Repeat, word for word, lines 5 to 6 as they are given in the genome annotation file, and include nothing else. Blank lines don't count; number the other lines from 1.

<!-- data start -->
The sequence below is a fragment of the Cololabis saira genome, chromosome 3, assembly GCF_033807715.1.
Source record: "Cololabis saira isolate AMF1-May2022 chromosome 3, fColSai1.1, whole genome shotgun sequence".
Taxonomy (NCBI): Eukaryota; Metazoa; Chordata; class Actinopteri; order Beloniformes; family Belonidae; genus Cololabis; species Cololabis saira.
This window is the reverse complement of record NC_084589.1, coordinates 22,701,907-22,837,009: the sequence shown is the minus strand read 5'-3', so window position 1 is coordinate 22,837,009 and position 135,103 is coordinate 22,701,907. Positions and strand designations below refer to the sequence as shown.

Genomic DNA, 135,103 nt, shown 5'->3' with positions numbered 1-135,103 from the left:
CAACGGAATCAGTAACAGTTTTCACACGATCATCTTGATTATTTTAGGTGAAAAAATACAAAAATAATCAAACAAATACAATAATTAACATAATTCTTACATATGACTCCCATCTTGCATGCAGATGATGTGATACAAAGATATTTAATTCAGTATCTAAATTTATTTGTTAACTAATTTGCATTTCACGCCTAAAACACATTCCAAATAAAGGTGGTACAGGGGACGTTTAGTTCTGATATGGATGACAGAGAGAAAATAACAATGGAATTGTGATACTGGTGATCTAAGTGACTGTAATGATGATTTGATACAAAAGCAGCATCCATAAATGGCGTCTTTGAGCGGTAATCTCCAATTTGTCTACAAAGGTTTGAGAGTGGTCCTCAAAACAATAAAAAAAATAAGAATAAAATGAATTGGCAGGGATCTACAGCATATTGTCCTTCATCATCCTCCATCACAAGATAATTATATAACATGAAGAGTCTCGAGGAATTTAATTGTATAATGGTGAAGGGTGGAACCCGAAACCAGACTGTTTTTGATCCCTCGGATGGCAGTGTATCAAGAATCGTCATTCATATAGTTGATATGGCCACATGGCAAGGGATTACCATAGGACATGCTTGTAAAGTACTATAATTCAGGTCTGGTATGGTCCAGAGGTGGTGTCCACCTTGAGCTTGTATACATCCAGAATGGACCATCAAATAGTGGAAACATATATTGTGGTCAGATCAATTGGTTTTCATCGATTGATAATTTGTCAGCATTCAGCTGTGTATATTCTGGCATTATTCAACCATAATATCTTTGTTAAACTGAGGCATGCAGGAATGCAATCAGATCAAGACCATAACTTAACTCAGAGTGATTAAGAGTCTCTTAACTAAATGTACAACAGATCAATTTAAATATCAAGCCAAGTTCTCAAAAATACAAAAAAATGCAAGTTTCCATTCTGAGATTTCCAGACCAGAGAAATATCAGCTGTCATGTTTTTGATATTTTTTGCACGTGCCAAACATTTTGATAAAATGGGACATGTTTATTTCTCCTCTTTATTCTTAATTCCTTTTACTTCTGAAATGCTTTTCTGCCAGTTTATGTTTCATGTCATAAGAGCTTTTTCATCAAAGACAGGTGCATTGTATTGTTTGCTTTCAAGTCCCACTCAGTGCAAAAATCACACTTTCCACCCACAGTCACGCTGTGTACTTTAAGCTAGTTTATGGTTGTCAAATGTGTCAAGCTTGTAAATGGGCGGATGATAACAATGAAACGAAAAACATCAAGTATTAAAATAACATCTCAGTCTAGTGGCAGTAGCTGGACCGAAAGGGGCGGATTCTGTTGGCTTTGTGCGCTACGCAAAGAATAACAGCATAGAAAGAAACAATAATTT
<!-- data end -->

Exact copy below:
Genomic DNA, 135,103 nt, shown 5'->3' with positions numbered 1-135,103 from the left:
CAACGGAATCAGTAACAGTTTTCACACGATCATCTTGATTATTTTAGGTGAAAAAATACAAAAATAATCAAACAAATACAATAATTAACATAATTCTTACATATGACTCCCATCTTGCATGCAGATGATGTGATACAAAGATATTTAATTCAGTATCTAAATTTATTTGTTAACTAATTTGCATTTCACGCCTAAAACACATTCCAAATAAAGGTGGTACAGGGGACGTTTAGTTCTGATATGGATGACAGAGAGAAAATAACAATGGAATTGTGATACTGGTGATCTAAGTGACTGTAATGATGATTTGATACAAAAGCAGCATCCATAAATGGCGTCTTTGAGCGGTAATCTCCAATTTGTCTACAAAGGTTTGAGAGTGGTCCTCAAAACAATAAAAAAAATAAGAATAAAATGAATTGGCAGGGATCTACAGCATATTGTCCTTCATCATCCTCCATCACAAGATAATTATATAACATGAAGAGTCTCGAGGAATTTAATTGTATAATGGTGAAGGGTGGAACCCGAAACCAGACTGTTTTTGATCCCTCGGATGGCAGTGTATCAAGAATCGTCATTCATATAGTTGATATGGCCACATGGCAAGGGATTACCATAGGACATGCTTGTAAAGTACTATAATTCAGGTCTGGTATGGTCCAGAGGTGGTGTCCACCTTGAGCTTGTATACATCCAGAATGGACCATCAAATAGTGGAAACATATATTGTGGTCAGATCAATTGGTTTTCATCGATTGATAATTTGTCAGCATTCAGCTGTGTATATTCTGGCATTATTCAACCATAATATCTTTGTTAAACTGAGGCATGCAGGAATGCAATCAGATCAAGACCATAACTTAACTCAGAGTGATTAAGAGTCTCTTAACTAAATGTACAACAGATCAATTTAAATATCAAGCCAAGTTCTCAAAAATACAAAAAAATGCAAGTTTCCATTCTGAGATTTCCAGACCAGAGAAATATCAGCTGTCATGTTTTTGATATTTTTTGCACGTGCCAAACATTTTGATAAAATGGGACATGTTTATTTCTCCTCTTTATTCTTAATTCCTTTTACTTCTGAAATGCTTTTCTGCCAGTTTATGTTTCATGTCATAAGAGCTTTTTCATCAAAGACAGGTGCATTGTATTGTTTGCTTTCAAGTCCCACTCAGTGCAAAAATCACACTTTCCACCCACAGTCACGCTGTGTACTTTAAGCTAGTTTATGGTTGTCAAATGTGTCAAGCTTGTAAATGGGCGGATGATAACAATGAAACGAAAAACATCAAGTATTAAAATAACATCTCAGTCTAGTGGCAGTAGCTGGACCGAAAGGGGCGGATTCTGTTGGCTTTGTGCGCTACGCAAAGAATAACAGCATAGAAAGAAACAATAATTT